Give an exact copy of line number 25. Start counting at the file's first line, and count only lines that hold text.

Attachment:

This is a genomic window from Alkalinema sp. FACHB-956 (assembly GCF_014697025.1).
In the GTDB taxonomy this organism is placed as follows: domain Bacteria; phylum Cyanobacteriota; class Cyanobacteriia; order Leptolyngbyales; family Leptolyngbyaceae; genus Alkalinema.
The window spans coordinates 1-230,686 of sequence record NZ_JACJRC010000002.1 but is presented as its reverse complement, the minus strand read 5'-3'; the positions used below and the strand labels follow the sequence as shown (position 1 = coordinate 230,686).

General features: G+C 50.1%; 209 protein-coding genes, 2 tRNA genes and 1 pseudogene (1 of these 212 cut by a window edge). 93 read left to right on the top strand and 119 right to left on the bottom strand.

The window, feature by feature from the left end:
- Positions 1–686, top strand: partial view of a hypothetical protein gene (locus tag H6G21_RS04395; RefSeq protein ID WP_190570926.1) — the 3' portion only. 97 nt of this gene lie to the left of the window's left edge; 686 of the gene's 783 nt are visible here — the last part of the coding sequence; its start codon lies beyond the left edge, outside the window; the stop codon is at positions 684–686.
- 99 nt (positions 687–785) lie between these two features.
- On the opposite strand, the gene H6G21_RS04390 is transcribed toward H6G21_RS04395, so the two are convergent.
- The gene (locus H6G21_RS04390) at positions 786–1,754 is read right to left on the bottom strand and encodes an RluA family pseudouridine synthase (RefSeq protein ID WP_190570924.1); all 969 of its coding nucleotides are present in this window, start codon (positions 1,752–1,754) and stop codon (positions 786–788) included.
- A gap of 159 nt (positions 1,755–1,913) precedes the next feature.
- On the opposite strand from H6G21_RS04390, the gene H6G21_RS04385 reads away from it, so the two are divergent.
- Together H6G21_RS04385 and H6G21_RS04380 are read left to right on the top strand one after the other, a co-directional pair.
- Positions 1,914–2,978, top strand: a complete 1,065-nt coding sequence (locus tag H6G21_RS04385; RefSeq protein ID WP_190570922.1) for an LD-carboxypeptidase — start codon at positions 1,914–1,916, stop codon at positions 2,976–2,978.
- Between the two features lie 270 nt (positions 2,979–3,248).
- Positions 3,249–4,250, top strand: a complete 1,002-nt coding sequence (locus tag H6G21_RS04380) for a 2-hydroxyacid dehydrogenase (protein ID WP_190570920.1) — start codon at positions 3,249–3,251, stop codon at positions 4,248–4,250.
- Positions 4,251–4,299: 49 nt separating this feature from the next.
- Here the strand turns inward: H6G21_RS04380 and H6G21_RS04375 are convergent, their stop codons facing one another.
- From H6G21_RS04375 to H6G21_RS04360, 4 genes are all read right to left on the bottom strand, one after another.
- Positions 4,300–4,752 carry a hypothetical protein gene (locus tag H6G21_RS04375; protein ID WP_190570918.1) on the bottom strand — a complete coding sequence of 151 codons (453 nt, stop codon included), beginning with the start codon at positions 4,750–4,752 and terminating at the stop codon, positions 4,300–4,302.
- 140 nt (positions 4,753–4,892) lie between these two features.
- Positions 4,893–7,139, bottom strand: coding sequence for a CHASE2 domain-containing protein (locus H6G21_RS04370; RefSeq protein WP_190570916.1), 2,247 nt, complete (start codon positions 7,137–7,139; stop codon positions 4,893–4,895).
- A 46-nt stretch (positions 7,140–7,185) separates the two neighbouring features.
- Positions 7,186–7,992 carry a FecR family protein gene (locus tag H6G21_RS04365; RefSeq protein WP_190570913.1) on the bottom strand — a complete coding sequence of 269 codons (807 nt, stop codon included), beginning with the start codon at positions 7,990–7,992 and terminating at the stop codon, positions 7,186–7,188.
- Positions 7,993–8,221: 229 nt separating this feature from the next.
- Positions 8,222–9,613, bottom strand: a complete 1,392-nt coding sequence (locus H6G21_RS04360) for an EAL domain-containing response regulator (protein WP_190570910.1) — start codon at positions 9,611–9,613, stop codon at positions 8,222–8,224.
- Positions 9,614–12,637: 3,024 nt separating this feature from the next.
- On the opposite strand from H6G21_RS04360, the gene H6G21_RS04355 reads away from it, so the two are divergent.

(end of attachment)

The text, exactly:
- Positions 8,222–9,613, bottom strand: a complete 1,392-nt coding sequence (locus H6G21_RS04360) for an EAL domain-containing response regulator (protein WP_190570910.1) — start codon at positions 9,611–9,613, stop codon at positions 8,222–8,224.